it’s not really a question.
And I used to be in the “leave it up to the parents” camp.
Yeah, I shouldn’t go there, but I’m going to anyway, because I have an opinion.
I can count the times I’ve heard my mother say “eww.” She’s worked in critical care units or done wound care for her entire nursing career so it’s really hard to get her to say “eww” to anything. So when she does I know its bad news.
She’s said it anytime she’s decided that I needed to go to the Emergency Room and the time the childcare center I worked at had outbreaks of Lice, Pertussis, and Chicken Pox in a 24 hour period.
Oh and I had to help confirm the Chicken Pox case because I had the Chicken Pox (the vaccine wasn’t available for a few years after I had them). It was a delightful experience. Not.
We had to put 3 classrooms into “isolation” which basically meant isolating 6 rooms (without going into the nitty gritty). In a building with just 14 class rooms isolating 3-6 rooms can get complicated if you don’t have experienced staff.
I was quickly put to work reviewing & requesting updated vaccination records. Reviewing over 200 files isn’t really that complicated but it is tedious and agitating, not to mention somewhat unnecessary.
What I didn’t realize is the potential affects the unvaccinated have on me personally. I’m relatively young and healthy so what’s the harm?
A few years ago I passed a kidney stone. After said event, because it was indeed an event, people kept commenting on how amazed they were that I was functioning so well afterwards. I just thought well I have a high pain threshold so that’s what they must be talking about. I was tired sometimes but it was summer so I thought it was related to heat related muscle fatigue that affects me every year.
During a regular follow up with the PM&R Doctor he asked how I was recovering from passing a kidney stone. I told him I was fine, but the summer heat was kicking my butt more than usual. He told me that it probably wasn’t the heat as much as it was the trauma of ridding my body of a kidney stone.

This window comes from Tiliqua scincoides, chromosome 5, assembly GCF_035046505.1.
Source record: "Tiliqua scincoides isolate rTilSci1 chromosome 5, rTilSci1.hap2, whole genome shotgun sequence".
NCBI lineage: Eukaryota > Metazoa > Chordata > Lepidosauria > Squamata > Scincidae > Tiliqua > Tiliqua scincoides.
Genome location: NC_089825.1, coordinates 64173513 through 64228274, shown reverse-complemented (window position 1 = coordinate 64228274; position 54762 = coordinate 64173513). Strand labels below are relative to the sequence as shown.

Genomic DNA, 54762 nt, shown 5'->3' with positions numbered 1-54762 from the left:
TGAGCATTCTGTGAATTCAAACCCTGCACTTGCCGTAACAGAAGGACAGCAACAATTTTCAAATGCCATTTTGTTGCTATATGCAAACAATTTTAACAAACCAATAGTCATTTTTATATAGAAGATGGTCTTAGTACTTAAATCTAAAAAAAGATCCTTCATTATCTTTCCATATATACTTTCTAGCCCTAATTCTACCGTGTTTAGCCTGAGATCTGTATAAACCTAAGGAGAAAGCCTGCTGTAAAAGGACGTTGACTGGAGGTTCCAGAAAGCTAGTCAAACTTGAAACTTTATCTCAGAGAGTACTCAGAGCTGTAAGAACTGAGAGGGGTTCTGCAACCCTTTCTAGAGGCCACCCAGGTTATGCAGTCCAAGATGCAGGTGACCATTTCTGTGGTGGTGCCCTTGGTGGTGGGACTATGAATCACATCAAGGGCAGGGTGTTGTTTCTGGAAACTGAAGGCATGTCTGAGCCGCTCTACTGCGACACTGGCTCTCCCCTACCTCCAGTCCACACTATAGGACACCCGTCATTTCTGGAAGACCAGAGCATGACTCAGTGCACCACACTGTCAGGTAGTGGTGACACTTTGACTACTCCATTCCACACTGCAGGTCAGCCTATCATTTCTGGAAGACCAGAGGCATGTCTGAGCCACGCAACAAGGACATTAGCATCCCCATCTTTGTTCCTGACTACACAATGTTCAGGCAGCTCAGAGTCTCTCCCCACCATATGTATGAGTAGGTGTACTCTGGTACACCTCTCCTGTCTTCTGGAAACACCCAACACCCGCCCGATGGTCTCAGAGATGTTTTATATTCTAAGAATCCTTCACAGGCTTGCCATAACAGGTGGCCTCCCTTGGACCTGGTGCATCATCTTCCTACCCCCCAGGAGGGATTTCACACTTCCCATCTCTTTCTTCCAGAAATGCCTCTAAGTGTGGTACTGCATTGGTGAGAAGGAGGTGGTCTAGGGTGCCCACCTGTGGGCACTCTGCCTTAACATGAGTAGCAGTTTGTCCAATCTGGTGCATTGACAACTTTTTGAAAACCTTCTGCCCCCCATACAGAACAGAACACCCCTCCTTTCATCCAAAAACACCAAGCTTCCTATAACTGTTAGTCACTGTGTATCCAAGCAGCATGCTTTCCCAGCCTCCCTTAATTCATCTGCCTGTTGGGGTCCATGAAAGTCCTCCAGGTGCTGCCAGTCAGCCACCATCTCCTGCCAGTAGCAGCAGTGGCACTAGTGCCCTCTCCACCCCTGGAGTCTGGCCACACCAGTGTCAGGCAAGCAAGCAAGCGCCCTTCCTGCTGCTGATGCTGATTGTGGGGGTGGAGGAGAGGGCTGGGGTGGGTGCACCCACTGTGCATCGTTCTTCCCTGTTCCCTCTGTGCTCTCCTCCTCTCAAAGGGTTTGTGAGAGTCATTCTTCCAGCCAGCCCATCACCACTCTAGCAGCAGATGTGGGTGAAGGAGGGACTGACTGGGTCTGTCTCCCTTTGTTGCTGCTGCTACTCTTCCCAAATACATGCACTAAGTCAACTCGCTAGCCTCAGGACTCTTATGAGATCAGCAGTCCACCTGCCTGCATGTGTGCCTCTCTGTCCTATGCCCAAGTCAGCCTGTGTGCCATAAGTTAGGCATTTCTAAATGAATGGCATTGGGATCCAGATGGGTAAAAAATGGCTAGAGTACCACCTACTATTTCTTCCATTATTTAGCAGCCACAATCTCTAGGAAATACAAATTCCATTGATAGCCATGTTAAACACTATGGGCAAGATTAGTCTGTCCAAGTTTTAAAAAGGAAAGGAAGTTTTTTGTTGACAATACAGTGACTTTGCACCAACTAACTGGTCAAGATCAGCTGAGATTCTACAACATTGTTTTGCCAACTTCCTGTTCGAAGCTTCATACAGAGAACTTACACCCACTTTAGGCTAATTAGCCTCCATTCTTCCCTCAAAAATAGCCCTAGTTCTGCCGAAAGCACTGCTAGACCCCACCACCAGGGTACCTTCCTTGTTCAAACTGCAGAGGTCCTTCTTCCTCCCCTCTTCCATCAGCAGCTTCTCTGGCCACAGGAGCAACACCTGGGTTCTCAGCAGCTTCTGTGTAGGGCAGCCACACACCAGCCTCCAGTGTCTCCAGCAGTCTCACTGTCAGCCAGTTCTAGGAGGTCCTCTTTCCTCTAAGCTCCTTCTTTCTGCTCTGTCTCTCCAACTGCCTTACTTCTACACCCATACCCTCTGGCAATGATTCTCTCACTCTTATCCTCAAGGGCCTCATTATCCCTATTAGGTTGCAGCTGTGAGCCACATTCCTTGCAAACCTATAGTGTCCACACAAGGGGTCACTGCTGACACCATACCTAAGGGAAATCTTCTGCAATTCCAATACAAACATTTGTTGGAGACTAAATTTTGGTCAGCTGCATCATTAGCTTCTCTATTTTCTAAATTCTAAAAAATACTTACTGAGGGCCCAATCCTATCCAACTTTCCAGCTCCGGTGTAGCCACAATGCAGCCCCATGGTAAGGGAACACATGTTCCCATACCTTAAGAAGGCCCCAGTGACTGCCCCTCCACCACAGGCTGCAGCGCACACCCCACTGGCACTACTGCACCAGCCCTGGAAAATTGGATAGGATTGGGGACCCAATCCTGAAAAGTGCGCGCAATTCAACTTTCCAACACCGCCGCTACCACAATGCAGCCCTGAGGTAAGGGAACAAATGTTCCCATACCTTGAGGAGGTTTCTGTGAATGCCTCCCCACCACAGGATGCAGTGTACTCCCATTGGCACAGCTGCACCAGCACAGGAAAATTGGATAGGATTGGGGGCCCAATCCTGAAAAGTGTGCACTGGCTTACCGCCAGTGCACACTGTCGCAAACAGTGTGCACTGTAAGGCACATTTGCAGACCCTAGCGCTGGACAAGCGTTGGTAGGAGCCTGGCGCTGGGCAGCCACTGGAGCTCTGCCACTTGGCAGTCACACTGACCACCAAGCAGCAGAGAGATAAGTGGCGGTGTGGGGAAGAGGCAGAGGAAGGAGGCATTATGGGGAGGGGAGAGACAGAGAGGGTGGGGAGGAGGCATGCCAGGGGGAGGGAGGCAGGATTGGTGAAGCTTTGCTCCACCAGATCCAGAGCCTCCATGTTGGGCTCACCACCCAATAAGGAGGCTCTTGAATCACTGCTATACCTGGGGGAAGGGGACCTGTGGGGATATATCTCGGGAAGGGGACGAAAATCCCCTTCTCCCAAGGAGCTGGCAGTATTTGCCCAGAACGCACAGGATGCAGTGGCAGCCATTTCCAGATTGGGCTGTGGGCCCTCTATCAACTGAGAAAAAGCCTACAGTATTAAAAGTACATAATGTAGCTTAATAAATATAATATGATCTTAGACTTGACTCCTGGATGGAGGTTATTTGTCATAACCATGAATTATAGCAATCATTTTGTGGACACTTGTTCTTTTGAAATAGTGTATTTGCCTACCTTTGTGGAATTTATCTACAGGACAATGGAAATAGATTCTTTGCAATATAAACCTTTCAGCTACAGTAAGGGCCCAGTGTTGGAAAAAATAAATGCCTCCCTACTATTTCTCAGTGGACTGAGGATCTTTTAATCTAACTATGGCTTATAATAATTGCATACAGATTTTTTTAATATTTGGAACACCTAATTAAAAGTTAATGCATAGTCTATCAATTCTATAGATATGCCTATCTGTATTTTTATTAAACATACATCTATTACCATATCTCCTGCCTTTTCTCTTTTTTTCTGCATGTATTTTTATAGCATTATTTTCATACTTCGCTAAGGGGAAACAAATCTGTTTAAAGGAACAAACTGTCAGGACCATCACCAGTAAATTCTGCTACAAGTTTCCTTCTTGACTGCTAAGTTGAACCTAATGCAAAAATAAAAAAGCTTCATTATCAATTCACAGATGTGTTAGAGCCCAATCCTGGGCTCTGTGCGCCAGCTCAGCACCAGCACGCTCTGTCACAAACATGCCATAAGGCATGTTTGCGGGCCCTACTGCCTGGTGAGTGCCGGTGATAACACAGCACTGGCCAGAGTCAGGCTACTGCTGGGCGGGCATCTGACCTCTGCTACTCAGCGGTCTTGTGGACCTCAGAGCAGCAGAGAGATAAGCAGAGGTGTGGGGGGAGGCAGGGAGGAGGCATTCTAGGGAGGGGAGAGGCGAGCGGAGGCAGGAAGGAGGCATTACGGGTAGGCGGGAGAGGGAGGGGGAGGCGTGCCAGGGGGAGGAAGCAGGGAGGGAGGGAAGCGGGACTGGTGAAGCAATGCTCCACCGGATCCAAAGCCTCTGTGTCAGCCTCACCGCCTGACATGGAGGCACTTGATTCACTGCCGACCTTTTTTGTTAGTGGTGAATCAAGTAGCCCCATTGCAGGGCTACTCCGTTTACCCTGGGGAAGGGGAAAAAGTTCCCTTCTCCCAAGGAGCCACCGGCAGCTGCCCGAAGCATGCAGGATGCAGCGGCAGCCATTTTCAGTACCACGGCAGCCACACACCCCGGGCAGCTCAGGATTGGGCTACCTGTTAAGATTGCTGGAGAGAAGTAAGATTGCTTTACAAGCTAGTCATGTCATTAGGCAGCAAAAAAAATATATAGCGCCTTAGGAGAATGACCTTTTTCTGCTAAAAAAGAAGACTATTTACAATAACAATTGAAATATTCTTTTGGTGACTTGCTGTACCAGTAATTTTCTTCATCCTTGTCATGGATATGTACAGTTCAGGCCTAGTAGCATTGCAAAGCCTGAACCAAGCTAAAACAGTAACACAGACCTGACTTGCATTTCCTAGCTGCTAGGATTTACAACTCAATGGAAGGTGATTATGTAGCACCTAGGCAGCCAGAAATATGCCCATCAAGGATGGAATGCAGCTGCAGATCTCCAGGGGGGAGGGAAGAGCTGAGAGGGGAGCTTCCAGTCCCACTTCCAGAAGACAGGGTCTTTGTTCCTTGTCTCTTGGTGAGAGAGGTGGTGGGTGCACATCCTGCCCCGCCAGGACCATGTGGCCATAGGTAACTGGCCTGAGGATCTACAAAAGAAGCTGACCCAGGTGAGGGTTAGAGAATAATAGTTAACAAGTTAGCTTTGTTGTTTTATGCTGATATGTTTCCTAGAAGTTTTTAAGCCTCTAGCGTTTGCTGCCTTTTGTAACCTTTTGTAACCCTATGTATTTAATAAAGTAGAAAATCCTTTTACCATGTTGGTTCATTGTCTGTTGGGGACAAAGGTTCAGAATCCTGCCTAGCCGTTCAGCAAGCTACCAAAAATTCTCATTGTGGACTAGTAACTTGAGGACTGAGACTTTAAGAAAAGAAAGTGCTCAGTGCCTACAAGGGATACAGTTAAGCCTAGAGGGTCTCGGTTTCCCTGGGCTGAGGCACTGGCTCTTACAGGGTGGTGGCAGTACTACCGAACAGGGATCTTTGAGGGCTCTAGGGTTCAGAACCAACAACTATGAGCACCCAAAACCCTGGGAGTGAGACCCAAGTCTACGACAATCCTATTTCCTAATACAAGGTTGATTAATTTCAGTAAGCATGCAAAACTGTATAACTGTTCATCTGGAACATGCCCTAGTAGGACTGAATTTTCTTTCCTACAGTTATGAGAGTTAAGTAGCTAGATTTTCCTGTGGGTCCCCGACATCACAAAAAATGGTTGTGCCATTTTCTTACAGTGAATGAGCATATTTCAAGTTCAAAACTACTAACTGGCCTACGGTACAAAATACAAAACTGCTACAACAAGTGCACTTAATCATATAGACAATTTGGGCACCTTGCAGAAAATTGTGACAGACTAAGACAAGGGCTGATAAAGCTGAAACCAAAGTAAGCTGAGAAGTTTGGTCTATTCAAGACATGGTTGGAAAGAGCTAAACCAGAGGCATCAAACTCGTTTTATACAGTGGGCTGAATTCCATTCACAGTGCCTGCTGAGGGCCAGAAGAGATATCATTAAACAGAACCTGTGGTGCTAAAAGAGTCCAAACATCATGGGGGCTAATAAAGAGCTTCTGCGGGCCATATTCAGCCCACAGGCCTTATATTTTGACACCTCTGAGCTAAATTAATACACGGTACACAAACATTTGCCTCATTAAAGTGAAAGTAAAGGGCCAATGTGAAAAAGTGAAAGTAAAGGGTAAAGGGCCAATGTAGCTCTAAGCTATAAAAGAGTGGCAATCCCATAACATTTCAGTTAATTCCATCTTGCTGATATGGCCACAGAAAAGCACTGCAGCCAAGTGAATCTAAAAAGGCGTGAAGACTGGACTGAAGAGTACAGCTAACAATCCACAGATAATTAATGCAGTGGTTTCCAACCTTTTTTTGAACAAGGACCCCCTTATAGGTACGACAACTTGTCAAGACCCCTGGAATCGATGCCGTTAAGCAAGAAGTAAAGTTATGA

Because extreme pain (Check) and/or illness can be especially traumatic to those with neurological conditions (which CP is) so it can take a while to feel back to normal. So I asked what kind of time frame I was looking at for being back to normal.
About 6 months.
That’s half a year.
I then asked if there was anything I could do preemptively if I was ever in a situation such as this ever again.
I thought about my day in the ER & overnight in an overcrowded room since I was now clear of extreme pain, and then the relief of Morphine, and then the utter exhaustion I succumbed to once they were “pretty sure” the stone had passed.
I could barely walk to the bathroom for the urine samples I could barely give them and my legs acted like independent beings onto themselves whenever I was sitting or lying down (try to pee with your legs going in completely opposite directions, it’s a downright circus act). In hindsight I should’ve brought my wheelchair but that didn’t come to mind in the heat of the moment.
I can try my hardest to keep myself healthy and pray to God that everything not under my control doesn’t happen but I can’t just rely on prayer in this case.
I (and others like myself, and those who cannot be vaccinated, especially) shouldn’t have to pay the price because I’ve done everything in my power to stay healthy while you choose to leave your child (or even yourself) susceptible to highly contagious illnesses just because you read or heard one thing once.
If there were a vaccine against Ebola people would be fighting each other for access to it, while illnesses like Measles and the Chicken Pox are much more contagious than Ebola, yet people choose to forgo those vaccinations.
Bottom line? If your child isn’t fully vaccinated they shouldn’t be allowed in school or in public places where there might be immune compromised individuals, because it’s not just about your feelings about your child’s health. We live in a global society and we all need to act responsibly.